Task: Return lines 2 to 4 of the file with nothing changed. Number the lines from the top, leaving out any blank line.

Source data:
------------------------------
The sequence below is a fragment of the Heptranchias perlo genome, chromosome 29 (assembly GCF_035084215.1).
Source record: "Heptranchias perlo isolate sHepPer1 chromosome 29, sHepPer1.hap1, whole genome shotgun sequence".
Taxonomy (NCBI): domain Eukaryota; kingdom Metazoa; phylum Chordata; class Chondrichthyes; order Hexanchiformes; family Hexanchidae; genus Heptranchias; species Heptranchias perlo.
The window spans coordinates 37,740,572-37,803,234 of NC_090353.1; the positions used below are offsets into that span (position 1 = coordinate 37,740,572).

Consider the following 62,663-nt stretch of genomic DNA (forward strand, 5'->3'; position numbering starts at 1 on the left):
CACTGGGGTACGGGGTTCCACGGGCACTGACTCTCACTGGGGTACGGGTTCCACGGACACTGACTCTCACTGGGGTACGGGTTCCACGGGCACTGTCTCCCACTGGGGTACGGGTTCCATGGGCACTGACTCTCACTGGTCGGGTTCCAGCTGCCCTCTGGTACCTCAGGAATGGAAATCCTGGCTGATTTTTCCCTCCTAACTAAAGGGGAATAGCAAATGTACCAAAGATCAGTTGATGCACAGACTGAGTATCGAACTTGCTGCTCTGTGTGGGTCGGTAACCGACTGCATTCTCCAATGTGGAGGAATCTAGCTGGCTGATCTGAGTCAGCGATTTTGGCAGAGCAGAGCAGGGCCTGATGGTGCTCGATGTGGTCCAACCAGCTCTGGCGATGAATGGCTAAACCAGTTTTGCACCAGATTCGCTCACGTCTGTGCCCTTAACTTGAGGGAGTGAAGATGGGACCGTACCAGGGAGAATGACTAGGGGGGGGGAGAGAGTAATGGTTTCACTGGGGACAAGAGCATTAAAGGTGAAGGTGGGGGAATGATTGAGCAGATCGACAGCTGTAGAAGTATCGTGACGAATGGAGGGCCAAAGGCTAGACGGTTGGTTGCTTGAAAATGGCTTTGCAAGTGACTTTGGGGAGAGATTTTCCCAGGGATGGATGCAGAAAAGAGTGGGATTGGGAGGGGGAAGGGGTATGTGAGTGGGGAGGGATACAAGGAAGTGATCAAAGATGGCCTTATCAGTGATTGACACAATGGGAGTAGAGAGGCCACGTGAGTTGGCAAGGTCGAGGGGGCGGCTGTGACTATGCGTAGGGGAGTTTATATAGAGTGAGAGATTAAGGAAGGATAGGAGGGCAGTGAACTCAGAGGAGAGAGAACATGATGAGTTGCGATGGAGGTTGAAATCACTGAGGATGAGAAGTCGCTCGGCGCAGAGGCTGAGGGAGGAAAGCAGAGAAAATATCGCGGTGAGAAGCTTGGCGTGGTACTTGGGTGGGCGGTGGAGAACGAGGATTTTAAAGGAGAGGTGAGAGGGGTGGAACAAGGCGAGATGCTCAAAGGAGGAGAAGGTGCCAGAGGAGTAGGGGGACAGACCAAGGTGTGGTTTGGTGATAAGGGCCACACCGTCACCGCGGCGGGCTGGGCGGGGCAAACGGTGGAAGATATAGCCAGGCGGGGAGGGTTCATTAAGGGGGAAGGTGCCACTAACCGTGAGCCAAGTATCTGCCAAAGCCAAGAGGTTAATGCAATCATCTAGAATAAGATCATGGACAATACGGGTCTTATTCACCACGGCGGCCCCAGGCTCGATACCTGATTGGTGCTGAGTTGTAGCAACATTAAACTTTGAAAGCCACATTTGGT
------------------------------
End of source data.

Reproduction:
Source record: "Heptranchias perlo isolate sHepPer1 chromosome 29, sHepPer1.hap1, whole genome shotgun sequence".
Taxonomy (NCBI): domain Eukaryota; kingdom Metazoa; phylum Chordata; class Chondrichthyes; order Hexanchiformes; family Hexanchidae; genus Heptranchias; species Heptranchias perlo.
The window spans coordinates 37,740,572-37,803,234 of NC_090353.1; the positions used below are offsets into that span (position 1 = coordinate 37,740,572).